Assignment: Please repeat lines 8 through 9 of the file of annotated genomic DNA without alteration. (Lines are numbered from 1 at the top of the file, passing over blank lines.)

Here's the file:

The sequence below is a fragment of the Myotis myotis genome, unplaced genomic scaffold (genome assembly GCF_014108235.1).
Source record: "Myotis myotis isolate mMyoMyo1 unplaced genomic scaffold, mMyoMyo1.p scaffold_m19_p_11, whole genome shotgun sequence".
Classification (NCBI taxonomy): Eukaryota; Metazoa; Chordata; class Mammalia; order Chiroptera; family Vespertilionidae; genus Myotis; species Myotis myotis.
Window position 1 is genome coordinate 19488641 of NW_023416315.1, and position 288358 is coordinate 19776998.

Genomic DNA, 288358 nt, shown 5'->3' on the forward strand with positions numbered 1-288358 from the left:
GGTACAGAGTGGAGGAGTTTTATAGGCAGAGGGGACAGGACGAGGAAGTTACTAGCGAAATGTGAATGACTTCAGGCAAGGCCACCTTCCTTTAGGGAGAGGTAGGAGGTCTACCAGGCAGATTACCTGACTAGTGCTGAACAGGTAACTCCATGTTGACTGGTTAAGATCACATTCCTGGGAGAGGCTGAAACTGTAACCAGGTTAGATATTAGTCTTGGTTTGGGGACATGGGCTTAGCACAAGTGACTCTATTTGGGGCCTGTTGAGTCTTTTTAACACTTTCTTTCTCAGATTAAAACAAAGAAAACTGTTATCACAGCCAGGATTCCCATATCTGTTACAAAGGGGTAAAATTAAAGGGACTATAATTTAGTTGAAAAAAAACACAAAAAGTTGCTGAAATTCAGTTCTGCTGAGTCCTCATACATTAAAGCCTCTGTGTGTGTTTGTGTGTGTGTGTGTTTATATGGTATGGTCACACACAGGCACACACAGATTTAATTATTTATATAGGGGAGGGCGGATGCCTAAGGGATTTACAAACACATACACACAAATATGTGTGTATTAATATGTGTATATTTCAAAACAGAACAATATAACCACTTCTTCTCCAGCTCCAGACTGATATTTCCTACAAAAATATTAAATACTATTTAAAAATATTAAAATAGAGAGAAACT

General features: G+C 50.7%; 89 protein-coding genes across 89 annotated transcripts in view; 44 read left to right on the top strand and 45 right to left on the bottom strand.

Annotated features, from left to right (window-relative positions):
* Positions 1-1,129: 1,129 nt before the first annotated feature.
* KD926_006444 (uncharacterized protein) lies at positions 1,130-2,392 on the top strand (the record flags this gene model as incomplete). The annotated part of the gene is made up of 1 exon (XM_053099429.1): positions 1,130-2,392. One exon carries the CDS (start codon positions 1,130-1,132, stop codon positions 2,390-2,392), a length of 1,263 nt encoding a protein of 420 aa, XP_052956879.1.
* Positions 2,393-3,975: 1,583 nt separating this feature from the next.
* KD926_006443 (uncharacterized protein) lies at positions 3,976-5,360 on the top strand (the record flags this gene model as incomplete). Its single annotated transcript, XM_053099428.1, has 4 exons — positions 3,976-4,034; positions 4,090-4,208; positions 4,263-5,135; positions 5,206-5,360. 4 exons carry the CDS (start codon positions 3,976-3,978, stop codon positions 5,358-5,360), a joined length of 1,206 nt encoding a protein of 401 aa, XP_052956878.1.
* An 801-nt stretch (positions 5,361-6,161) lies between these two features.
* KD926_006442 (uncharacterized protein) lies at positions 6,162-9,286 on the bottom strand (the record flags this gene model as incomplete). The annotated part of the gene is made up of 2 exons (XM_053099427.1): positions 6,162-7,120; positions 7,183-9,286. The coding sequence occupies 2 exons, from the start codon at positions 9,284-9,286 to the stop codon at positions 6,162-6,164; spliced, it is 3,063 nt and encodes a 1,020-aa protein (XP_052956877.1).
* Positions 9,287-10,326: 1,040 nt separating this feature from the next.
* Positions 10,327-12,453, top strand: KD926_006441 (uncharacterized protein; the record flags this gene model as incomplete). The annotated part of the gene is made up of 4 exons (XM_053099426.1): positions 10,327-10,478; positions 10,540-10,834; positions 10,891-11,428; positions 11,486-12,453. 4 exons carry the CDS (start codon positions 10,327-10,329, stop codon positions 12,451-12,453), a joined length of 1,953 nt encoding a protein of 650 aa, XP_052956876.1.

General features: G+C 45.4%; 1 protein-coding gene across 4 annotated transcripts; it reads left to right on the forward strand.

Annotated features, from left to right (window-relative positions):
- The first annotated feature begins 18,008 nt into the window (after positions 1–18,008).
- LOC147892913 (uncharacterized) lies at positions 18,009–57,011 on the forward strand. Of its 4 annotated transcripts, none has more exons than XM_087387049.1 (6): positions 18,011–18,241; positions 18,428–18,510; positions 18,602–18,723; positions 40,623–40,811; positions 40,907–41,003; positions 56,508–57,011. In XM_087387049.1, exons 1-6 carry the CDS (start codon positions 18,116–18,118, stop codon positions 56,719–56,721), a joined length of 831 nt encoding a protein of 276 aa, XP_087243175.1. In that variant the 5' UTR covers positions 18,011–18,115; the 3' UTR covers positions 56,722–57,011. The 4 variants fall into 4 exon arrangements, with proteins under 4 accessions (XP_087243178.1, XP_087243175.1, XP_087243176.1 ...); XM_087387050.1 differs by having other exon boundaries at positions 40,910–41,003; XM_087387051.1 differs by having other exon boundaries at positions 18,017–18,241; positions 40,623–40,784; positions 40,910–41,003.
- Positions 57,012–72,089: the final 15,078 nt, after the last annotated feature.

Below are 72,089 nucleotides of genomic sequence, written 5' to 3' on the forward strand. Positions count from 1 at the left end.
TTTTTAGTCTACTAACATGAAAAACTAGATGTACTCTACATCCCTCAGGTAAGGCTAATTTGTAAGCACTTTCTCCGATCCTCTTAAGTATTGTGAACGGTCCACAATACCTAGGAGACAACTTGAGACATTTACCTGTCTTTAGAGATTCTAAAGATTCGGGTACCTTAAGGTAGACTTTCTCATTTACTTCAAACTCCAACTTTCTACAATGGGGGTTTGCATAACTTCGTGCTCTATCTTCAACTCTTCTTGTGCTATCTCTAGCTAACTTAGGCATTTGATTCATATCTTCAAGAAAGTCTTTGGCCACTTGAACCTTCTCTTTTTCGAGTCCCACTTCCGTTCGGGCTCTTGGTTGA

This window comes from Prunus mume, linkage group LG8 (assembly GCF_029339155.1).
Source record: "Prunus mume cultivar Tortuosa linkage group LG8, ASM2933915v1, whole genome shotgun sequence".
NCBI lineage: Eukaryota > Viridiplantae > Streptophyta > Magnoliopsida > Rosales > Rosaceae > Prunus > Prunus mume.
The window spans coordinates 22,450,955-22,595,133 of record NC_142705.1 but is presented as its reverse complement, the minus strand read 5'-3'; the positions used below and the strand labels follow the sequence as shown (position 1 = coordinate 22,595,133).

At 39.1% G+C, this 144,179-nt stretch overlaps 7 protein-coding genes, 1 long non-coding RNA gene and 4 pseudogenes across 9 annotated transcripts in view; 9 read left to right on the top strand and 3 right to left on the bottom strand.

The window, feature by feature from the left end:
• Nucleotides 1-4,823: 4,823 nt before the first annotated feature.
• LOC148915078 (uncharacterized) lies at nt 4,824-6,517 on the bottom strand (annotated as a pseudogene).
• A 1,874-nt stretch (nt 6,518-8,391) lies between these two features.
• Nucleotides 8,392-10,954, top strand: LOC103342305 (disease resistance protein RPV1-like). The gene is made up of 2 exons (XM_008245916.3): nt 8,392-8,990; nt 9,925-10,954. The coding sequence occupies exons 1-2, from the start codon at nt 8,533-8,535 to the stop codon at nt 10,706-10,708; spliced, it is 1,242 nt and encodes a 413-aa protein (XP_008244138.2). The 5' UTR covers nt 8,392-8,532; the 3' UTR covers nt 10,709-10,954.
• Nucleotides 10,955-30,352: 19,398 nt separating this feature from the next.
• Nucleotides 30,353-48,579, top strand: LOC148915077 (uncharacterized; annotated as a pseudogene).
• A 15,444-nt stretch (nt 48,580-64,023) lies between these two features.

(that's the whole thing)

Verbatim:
Annotated features, from left to right (window-relative positions):
* Positions 1-1,129: 1,129 nt before the first annotated feature.